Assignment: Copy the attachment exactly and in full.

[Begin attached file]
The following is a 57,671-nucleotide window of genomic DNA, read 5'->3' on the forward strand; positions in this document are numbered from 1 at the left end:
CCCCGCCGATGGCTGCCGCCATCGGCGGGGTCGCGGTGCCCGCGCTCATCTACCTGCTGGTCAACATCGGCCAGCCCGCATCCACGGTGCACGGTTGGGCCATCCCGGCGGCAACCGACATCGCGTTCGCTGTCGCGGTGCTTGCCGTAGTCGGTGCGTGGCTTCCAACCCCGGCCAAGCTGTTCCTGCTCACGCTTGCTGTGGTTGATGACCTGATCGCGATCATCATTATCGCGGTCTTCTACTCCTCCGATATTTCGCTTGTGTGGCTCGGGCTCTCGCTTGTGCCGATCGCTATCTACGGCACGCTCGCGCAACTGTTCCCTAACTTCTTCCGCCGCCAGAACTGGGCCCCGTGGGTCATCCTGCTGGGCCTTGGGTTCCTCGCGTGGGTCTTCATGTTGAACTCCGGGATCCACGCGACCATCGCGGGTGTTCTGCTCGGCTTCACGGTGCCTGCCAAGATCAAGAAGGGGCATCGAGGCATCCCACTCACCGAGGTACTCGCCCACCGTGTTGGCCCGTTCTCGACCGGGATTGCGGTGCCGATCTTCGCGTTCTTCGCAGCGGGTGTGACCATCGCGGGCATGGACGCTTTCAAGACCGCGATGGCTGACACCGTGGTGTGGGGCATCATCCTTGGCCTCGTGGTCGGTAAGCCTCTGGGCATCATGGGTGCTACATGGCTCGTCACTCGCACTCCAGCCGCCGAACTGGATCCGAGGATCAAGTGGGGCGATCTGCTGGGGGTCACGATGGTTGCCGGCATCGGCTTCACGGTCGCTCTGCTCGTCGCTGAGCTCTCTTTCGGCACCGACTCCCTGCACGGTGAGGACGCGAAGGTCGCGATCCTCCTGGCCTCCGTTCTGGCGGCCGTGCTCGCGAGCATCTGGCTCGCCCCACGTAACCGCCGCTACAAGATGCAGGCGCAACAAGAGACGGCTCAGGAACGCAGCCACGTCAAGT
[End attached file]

The following is a 57,671-nucleotide window of genomic DNA, read 5'->3' on the forward strand; positions in this document are numbered from 1 at the left end:
CCCCGCCGATGGCTGCCGCCATCGGCGGGGTCGCGGTGCCCGCGCTCATCTACCTGCTGGTCAACATCGGCCAGCCCGCATCCACGGTGCACGGTTGGGCCATCCCGGCGGCAACCGACATCGCGTTCGCTGTCGCGGTGCTTGCCGTAGTCGGTGCGTGGCTTCCAACCCCGGCCAAGCTGTTCCTGCTCACGCTTGCTGTGGTTGATGACCTGATCGCGATCATCATTATCGCGGTCTTCTACTCCTCCGATATTTCGCTTGTGTGGCTCGGGCTCTCGCTTGTGCCGATCGCTATCTACGGCACGCTCGCGCAACTGTTCCCTAACTTCTTCCGCCGCCAGAACTGGGCCCCGTGGGTCATCCTGCTGGGCCTTGGGTTCCTCGCGTGGGTCTTCATGTTGAACTCCGGGATCCACGCGACCATCGCGGGTGTTCTGCTCGGCTTCACGGTGCCTGCCAAGATCAAGAAGGGGCATCGAGGCATCCCACTCACCGAGGTACTCGCCCACCGTGTTGGCCCGTTCTCGACCGGGATTGCGGTGCCGATCTTCGCGTTCTTCGCAGCGGGTGTGACCATCGCGGGCATGGACGCTTTCAAGACCGCGATGGCTGACACCGTGGTGTGGGGCATCATCCTTGGCCTCGTGGTCGGTAAGCCTCTGGGCATCATGGGTGCTACATGGCTCGTCACTCGCACTCCAGCCGCCGAACTGGATCCGAGGATCAAGTGGGGCGATCTGCTGGGGGTCACGATGGTTGCCGGCATCGGCTTCACGGTCGCTCTGCTCGTCGCTGAGCTCTCTTTCGGCACCGACTCCCTGCACGGTGAGGACGCGAAGGTCGCGATCCTCCTGGCCTCCGTTCTGGCGGCCGTGCTCGCGAGCATCTGGCTCGCCCCACGTAACCGCCGCTACAAGATGCAGGCGCAACAAGAGACGGCTCAGGAACGCAGCCACGTCAAGT